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redeemer90

How does the doom3 engine render soo many lights

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How do you mean realtime shadows?

From playing FarCry just now, it seems that it does indeed have dynamic stencil shadows. I couldn't really tell, but it seemed they were only cast by certain objects under certain lights. The FarCry website also has this:
Quote:

Lighting and Shadows: Combines pre-calculated, real-time shadows, stencil-shadows, and lightmaps to produce a dynamic environment. Includes high-resolution, correct-perspective, and volumetric smooth-shadow implementations for dramatic and realistic indoor shadowing. Also supports advanced particle technology and all kinds of volumetric lighting effects on particles.

From here.

The HL2 engine is a different story... what boggles my mind is why they spent so much time making awesome looking water, when shadows are a single projection coming from the sun, regardless of whether you are inside or out. Not to mention the fact that they go through walls, steps, etc. I've killed (and no doubt been killed by) CS:Source players simply because the shadow of a person was visible in places it shouldn't have been, thus alerting me to their position. (Awesome game, though, and that's what really counts.)

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Quote:
Original post by zedzeek
doom3 is the only one of the 3 games mentioned that features realtime shadows


Exactly! I'm not sure why, but Far-Cry, Half Life 2, and Doom 3 all seem to get lumped in the same category when people discuss engine architecture. (Maybe it's because they all use normal mapping... who knows.)

The way I see it is that Source is pretty much the last of the old "Quake" style engines, in that it relies heavily on pre-computed lightmapping and a lot of similar, "older" techniques to acheive it's graphical effects. It can look very nice if done right, but it has a lot of drawbacks such as most of the lighting being static, and requiring a HUGE amount of pre-processing time.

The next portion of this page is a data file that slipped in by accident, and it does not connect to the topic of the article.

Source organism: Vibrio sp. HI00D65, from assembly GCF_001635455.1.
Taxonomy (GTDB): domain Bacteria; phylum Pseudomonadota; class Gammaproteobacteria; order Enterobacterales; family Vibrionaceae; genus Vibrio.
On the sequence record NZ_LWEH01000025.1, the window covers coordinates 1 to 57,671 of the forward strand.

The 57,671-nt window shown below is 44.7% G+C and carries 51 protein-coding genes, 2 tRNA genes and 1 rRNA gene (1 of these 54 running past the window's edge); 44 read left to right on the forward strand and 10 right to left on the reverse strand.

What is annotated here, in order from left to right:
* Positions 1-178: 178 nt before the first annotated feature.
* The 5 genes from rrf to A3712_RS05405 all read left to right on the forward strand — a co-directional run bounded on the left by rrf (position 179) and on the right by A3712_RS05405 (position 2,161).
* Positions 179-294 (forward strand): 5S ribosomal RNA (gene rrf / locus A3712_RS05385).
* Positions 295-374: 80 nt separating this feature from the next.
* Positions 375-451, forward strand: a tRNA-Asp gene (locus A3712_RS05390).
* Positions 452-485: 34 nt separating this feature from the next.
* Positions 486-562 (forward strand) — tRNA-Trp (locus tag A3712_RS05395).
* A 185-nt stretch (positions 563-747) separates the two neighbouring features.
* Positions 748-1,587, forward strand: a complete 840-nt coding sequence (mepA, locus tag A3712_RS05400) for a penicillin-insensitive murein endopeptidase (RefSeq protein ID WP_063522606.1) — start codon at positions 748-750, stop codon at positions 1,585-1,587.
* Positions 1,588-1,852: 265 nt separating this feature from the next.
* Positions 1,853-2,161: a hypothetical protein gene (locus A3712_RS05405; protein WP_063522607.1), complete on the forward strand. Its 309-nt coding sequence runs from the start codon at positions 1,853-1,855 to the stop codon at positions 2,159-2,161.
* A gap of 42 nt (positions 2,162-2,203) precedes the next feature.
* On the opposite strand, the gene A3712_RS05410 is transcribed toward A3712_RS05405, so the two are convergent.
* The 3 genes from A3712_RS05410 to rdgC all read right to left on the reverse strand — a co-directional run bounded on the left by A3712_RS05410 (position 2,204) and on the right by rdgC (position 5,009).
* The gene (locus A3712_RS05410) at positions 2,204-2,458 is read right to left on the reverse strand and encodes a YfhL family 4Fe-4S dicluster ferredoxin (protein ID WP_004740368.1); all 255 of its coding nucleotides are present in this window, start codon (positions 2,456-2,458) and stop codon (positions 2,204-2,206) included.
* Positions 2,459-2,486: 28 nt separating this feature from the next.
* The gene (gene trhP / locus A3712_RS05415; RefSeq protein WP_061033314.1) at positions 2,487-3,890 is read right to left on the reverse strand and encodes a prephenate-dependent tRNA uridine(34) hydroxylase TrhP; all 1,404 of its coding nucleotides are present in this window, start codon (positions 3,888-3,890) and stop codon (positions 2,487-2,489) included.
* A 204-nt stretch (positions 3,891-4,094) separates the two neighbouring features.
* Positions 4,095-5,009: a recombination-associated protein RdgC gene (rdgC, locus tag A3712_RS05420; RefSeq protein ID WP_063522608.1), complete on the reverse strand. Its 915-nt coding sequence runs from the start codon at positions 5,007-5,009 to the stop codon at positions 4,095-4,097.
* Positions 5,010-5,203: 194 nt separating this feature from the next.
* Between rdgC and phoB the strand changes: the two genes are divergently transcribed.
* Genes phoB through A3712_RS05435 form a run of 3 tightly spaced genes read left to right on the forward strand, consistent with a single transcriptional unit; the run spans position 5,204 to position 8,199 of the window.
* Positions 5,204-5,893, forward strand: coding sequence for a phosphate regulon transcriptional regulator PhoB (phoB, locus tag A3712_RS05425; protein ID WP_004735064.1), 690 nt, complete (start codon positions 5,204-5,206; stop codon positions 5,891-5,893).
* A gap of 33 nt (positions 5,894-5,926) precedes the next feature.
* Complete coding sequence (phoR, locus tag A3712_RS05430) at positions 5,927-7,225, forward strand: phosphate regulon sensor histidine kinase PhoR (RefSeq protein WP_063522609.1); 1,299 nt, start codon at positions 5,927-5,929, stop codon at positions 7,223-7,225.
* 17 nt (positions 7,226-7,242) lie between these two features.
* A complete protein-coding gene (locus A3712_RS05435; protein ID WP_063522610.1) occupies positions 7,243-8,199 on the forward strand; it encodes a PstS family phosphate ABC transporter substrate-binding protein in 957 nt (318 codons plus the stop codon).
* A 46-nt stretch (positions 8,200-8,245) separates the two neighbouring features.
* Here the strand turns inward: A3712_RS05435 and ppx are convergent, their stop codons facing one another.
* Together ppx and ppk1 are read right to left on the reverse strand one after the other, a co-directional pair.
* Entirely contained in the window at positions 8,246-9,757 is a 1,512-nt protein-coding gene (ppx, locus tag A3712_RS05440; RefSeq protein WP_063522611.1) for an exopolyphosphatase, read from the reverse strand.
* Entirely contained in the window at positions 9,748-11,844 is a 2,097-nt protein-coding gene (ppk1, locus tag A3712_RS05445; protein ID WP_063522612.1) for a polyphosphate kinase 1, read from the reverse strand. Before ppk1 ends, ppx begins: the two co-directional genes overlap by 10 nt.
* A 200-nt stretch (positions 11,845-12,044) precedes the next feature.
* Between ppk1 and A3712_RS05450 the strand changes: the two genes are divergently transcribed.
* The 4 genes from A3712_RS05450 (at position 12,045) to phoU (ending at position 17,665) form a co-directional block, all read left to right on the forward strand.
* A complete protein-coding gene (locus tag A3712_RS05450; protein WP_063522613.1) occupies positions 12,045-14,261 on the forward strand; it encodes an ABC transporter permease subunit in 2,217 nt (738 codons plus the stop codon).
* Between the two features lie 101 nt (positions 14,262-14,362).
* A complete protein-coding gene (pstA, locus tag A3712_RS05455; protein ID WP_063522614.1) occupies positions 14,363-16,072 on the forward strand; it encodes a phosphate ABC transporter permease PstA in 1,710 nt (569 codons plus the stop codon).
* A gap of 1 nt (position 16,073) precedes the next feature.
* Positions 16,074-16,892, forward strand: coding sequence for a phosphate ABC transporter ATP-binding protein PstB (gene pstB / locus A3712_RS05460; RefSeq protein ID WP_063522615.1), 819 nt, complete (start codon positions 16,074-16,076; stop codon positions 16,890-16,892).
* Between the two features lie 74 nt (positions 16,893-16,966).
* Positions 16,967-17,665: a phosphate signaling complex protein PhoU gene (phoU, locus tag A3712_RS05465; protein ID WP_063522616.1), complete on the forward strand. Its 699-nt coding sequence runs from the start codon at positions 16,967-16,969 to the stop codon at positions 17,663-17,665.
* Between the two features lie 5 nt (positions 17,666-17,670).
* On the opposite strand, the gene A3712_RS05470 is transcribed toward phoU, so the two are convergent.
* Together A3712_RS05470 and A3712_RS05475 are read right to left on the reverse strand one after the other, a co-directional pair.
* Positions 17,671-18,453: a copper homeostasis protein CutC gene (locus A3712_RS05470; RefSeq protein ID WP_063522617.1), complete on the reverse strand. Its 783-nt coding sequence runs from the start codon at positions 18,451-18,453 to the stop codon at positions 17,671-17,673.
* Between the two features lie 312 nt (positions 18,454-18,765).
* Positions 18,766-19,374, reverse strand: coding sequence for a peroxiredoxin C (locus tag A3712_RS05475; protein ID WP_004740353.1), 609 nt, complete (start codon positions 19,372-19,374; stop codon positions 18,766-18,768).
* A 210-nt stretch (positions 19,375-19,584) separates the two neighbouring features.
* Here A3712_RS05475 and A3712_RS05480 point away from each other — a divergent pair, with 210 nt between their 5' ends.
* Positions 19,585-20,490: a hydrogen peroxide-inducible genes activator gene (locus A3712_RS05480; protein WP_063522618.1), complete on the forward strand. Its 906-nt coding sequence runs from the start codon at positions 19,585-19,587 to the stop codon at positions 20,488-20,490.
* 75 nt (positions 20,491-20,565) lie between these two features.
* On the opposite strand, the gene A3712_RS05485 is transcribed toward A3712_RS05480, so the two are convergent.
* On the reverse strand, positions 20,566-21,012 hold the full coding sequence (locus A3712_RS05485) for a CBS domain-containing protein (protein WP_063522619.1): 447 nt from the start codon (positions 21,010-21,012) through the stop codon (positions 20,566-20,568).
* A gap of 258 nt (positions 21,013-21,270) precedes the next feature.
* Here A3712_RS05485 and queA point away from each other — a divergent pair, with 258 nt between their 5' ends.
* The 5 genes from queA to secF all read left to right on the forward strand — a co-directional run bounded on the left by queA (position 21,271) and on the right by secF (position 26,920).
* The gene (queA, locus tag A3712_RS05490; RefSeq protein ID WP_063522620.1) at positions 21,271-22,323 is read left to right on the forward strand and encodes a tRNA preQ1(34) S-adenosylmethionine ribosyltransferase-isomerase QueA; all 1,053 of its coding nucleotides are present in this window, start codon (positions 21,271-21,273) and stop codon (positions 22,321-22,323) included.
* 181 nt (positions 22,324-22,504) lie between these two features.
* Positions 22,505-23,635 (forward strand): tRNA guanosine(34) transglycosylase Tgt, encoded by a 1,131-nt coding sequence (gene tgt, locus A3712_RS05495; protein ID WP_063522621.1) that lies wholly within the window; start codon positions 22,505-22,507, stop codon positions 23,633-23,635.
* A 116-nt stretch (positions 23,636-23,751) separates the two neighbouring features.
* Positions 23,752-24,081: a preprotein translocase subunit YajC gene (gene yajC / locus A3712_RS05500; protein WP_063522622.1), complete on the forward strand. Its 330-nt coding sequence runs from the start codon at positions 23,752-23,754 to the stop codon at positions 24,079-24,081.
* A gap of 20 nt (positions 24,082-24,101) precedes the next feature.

Doom 3, in contrast, is the first of a new generation of engines which are designed from the ground up to be completely dynamic. In the Doom 3 editor, you can pick up a light, move it around a hallway, and see the results in realtime as you move. That would never, EVER have happened with the old lightmapping techniques. (Far Cry seems to fall somewhere between these two, but I think it lies more on the Lightmapping side of the line)

Of course, you can never get everything right on the first go, and since Doom 3 is the first of these new style of engines, there were bound to be some bumps. Probably the most obvious is the classic "It's too dark!" complaint. The engine has been adjusted since to accomodate this (See Quake Wars screenshots), and future engines (such as Unreal Engine 3) definately look like an improvement. The fact of the matter is, though, that Doom 3 is probably the most advanced engine on the market at this moment.

(Get's off his little soapbox and goes back to cursing at Lightwave)

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Doom 3 does a bit of extra work to cut down on the amount of time per pass. Basically it draws just to the depth buffer, then it draws shadows, then it makes a pass or two per-light for the textures. And obviously you can throw in things like scissor testing, etc to cut down on how much drawing per-light you have to do.

http://www.beyond3d.com/interviews/carmackdoom3/

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Quote:
The DOOM engine performs some pre modulation and post scaling to support arbitrarily bright light values without clamping at the expense of dynamically tossing low order precision bits
I've wondered before about this. How would the scaling be done?

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there is a tutorial about how to make shadow with multiple light using opengl :
http://www.geocities.com/duktroa/RealTimeShadowTutorial.htm

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